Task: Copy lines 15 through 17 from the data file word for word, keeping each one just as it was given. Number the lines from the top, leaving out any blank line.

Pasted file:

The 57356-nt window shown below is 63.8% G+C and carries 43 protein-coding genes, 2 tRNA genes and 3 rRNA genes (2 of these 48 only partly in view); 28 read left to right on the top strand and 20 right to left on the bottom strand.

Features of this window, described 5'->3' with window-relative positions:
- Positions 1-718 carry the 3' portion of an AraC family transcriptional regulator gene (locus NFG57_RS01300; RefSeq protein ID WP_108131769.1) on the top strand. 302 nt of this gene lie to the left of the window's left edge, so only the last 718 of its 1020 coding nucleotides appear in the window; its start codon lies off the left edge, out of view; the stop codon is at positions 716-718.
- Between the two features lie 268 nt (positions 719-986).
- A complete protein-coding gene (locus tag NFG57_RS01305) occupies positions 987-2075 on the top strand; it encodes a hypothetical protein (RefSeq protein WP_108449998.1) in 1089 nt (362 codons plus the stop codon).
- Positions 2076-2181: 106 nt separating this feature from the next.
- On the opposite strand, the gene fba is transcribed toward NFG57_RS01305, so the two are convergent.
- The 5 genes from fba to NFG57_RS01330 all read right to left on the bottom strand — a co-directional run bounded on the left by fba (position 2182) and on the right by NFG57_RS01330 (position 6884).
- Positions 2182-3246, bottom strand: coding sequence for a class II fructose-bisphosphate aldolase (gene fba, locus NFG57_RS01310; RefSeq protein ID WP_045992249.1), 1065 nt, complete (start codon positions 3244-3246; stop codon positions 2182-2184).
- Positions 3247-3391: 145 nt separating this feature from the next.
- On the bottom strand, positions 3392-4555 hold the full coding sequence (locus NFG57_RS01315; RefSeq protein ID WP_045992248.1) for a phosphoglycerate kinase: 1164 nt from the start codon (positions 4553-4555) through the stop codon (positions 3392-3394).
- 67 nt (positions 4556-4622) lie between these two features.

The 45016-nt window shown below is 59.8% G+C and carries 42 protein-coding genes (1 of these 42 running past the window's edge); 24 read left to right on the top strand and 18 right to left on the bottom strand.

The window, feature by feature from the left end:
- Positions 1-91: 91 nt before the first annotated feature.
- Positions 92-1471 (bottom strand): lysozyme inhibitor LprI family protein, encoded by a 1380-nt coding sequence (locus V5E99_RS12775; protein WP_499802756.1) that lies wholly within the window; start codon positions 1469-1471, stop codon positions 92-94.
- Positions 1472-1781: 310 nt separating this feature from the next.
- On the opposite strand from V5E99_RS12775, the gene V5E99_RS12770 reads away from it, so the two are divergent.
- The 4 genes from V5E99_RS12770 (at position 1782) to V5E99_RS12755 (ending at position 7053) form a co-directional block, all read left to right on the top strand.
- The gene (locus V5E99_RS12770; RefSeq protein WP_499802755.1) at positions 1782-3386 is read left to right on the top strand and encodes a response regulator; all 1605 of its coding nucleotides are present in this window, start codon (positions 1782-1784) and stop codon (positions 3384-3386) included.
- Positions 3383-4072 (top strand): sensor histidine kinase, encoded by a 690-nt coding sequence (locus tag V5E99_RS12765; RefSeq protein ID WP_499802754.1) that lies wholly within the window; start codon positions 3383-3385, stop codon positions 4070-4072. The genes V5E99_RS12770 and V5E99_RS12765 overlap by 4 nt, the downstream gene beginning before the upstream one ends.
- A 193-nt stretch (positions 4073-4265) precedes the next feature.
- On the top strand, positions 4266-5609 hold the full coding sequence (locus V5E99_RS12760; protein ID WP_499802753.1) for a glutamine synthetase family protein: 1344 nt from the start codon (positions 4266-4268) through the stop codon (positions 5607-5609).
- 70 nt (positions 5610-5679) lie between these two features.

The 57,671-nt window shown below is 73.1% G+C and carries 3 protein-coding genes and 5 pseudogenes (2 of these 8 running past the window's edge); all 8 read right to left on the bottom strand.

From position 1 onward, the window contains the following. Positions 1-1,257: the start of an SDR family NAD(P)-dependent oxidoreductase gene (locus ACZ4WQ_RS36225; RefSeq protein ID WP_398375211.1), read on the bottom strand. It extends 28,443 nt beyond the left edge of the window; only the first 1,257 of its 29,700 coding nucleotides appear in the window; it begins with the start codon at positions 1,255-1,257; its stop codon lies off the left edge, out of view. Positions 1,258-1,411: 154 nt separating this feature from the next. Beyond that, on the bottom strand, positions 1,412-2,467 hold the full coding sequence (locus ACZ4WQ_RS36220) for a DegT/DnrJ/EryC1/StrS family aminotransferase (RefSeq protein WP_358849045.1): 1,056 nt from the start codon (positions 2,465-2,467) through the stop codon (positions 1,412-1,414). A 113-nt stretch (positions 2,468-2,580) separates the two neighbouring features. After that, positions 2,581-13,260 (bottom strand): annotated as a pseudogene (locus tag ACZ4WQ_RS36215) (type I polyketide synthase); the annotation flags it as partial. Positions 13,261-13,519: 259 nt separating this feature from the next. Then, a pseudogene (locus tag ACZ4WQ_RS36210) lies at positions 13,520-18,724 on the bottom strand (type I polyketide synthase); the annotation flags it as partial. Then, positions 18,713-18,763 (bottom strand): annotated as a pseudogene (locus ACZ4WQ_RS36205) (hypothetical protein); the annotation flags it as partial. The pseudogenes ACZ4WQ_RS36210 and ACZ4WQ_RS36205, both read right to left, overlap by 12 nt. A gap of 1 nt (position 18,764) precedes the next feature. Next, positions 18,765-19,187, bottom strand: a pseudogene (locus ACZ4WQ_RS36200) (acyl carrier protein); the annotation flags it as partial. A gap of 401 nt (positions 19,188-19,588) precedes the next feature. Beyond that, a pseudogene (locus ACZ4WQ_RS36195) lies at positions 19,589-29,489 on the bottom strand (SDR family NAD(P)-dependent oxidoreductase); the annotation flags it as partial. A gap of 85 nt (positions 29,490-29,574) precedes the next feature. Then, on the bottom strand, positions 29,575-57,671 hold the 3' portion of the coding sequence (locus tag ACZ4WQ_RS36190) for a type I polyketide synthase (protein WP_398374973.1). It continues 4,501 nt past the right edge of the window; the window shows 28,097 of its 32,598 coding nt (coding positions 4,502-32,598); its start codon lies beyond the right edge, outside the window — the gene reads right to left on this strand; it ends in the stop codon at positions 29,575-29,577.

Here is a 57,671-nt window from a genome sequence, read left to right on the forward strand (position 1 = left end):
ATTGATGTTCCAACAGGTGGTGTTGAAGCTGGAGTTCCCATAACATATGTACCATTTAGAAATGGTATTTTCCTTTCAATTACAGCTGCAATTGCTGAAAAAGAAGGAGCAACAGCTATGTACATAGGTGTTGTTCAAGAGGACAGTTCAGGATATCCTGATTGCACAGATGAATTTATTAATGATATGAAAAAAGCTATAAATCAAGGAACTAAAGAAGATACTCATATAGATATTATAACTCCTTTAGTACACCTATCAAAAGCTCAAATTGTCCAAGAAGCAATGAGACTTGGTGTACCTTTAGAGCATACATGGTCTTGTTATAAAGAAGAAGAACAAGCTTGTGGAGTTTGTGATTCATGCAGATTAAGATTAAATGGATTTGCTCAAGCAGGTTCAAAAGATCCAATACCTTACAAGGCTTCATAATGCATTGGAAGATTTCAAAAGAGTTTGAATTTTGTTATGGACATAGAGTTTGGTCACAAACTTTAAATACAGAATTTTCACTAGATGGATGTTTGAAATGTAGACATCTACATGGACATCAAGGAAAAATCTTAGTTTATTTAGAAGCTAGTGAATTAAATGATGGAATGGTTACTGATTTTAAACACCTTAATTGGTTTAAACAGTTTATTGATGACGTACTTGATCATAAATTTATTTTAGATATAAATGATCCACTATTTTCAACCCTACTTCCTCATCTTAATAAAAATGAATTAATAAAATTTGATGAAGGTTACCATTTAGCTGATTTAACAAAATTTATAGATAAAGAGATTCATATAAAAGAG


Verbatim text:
- Positions 1-91: 91 nt before the first annotated feature.
- Positions 92-1471 (bottom strand): lysozyme inhibitor LprI family protein, encoded by a 1380-nt coding sequence (locus V5E99_RS12775; protein WP_499802756.1) that lies wholly within the window; start codon positions 1469-1471, stop codon positions 92-94.
- Positions 1472-1781: 310 nt separating this feature from the next.